i consider him a demagogue.

and his opposition to the defense of western civilization from barbarians is hardly a reason to like him.

Stiles said...

Ziemer,

1. Even in Wisconsin the farm vote is not so large that one should attribute positions you don't agree with to pandering. Why does the BGH issue get under your skin so?

2. Since you used the term in both comments and seem fond of it, you'll want to spell "pissant" properly in the future. Pissant means insignificant. Puissant means powerful.

PatCA said...

Giuliani and Condi Rice!

ziemer said...

stiles,

thanks for the correction.
i'm a dope.

i'm against anyone who opposes new technology as a means of protecting obsolete industries (like family farming).

the bgh issue just happened to be the hotbutton one while feingold was a state legislator; its of no particular import to me.

Mark said...

Almost anyone except for the hard right such as Allen would be better that what we've got now.
I personally like Feingold and Hillary; I think both will be terrific Presidents.

Troy said...

Romney would be OK, but he had Bon Jovi play at the Salt Lake Olympics. I'm gonna give that guy the keys to the WH? He might get Poison or Nelson to pop up and play the Inaugural.

I wish Bill Owens (CO Gov.) would run. Rmney might be my man -- Bon Jovi aside. Gov. Good Hair from Texas "screwed the pooch"

Too bad Jeb would never win because I would vote for him and he's the best (better?) Bush. I think -- don't you live in FLA Victoria? Any thoughts on Jeb?

Simon said...

I'm delighted to see that Newt is on the list. I'm not quite ready to put a Gingrich '08 bumper sticker on my minivan, but I've found his writings and speeches in the last couple of years highly compelling, and he lays out an interesting vision for the GOP. So I'd like to see him in the primary, and as I've said before, I'd like to see Olympia Snowe in the primary. As with Newt, I'm not necessarily saying that I out-and-out want them in the White House, but that I very definitely want them in the primary.

My big problem with McCain - and, of course, with Feingold - is BCRA, which I continue to believe is facially unconstitutional, per comments here and here.

Joe Baby said...

An election in '08? Hah! PNAC has already figured it out. Howard Dean will be sent to Guantanamo and Chalabi will be declare Imperator. Or something like that.

Pat Patterson said...

Chalabi with a red face mask and ordering the garroting of his enemies, who gets to be the servus, whispering in the Imperator's ear. Now seeing Howard Dean in chains and white chalk on his feet would definitely be satisfying.

ziemer said...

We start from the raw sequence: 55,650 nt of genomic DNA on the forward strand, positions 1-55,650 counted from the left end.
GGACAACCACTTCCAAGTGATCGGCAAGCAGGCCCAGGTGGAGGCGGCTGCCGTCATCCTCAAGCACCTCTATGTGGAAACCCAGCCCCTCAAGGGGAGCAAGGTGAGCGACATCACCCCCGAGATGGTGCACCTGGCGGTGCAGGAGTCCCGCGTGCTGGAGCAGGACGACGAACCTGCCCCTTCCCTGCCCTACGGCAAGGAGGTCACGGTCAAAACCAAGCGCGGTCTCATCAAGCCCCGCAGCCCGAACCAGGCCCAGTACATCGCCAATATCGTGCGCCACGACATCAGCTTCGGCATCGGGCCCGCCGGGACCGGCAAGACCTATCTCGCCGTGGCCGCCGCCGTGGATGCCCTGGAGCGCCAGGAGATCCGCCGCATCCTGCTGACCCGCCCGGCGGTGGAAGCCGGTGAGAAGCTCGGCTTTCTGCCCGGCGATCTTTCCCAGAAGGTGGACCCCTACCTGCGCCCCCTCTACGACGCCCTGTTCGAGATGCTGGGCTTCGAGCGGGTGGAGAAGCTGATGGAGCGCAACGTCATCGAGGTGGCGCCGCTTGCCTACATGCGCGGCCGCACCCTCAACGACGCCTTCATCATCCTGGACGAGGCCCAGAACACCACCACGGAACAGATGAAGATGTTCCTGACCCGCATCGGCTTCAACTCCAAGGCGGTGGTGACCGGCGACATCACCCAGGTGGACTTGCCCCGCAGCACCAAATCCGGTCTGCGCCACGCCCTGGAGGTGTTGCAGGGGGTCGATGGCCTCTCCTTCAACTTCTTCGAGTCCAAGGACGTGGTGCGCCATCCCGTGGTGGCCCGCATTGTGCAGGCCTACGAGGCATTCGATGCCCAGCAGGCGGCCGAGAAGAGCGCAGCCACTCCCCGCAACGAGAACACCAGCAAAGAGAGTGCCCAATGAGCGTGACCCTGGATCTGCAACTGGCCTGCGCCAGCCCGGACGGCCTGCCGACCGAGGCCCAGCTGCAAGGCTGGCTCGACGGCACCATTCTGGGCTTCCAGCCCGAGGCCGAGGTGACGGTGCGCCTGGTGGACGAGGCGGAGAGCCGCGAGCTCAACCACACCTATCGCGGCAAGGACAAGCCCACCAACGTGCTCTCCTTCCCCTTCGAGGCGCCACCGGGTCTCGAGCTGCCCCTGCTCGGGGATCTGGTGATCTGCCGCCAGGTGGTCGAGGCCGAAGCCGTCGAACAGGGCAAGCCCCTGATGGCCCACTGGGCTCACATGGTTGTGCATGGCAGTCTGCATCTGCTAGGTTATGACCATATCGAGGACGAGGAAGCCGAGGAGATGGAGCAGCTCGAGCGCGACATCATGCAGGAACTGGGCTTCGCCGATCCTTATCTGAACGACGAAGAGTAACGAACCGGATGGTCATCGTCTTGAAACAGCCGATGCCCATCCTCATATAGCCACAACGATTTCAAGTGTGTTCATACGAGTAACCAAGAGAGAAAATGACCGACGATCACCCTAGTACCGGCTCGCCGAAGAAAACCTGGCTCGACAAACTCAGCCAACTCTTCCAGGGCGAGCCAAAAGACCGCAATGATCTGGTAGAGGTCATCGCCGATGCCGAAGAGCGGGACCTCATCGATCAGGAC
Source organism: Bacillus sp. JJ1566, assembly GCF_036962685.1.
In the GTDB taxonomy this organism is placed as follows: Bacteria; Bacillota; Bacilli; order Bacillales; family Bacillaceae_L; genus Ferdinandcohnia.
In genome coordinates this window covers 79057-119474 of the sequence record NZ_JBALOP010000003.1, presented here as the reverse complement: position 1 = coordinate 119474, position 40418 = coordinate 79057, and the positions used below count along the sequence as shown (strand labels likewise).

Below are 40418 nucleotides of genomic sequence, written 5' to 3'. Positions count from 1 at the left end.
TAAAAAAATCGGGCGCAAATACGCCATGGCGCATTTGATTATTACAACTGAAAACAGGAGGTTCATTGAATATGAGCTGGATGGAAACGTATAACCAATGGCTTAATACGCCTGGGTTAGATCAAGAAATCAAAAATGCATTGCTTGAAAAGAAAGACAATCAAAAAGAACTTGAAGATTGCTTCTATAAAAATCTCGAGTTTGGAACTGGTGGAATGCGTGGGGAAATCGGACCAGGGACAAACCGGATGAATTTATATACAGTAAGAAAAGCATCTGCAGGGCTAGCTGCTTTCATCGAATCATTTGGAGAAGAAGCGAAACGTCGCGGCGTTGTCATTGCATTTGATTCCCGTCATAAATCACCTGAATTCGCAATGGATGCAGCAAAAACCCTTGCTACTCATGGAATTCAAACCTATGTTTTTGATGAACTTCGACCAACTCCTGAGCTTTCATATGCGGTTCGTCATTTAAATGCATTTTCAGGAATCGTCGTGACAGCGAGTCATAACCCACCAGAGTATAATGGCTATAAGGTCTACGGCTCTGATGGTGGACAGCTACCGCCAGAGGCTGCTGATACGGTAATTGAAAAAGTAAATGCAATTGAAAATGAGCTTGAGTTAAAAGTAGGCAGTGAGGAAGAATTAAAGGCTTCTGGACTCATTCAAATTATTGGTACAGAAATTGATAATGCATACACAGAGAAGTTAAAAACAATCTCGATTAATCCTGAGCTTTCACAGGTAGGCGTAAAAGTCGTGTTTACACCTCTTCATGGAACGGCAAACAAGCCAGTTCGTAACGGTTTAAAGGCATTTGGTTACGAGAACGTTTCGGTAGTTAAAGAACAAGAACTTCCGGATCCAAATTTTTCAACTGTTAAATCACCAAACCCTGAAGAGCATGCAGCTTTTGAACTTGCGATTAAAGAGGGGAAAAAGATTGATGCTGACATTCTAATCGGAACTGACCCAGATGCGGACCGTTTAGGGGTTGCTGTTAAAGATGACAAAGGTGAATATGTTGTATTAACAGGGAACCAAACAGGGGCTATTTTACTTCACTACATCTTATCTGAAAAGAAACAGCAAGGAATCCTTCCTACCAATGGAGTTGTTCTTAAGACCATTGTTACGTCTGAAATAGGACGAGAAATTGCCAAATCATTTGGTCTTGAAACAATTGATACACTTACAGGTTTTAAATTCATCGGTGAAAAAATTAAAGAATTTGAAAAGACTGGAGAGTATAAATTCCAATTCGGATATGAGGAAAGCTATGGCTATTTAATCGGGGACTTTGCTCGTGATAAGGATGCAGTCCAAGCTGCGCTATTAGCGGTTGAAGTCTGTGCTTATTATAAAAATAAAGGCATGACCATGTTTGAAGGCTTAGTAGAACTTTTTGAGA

what the hell are you people talking about?

Stiles said...

I've never felt that opposing a technology that improves productivity just because it would be economically disruptive is wise. In the long run, the overall economy, and often even the affected sectors, benefit. So, yes, pandering to Luddites is a bad idea.

I've always looked at BGH/rBST differently. While there was a "Luddite" argument against BST, it seemed to me that there were two others that were not adequately considered.

The first is unintended health/environmental consequences. Although there is still some controversy about the short and medium term health effects of BST, the general scientific consensus in this country is that there is no health risk. However, there is much we don't know about the long term consequences of synthetic hormones passing into the environment and possibly accumulating in other food chains. While that is a speculative risk, I felt it was too casually dismissed in the FDA appoval. I'll grant that this is a problem in the FDA approval process generally, not just for BST. However, there is a long term problem that is well recognized within the dairy industry. Cows treated with BST increase their production, but also have increased mastitis, leading to more antibiotic use and all the long term problems associated with that.

The other issue is that many other countries have not approved BST and periodically use this as a justification to ban American dairy and beef products from their markets. While the productivity gains are real, the lack of access to overseas markets offsets some of the economic gain.

Throw in the fact that most polling data shows that voters aren't wild about BST and other synthetic hormones in the food industry, and it is easy for me to see why Feingold might have opposed its introduction. Now, I wasn't in Wisconsin back then, so I don't know what his particular arguments were at the time. Perhaps they were more narrowly focused on protecting traditional farming practices. I don't know.

ziemer said...

actually, feingold was blunt and honest about it. so i guess i have to give him that, at least.

he acknowledged there was no scientific evidence against it.

his stand was based solely on the economics of it.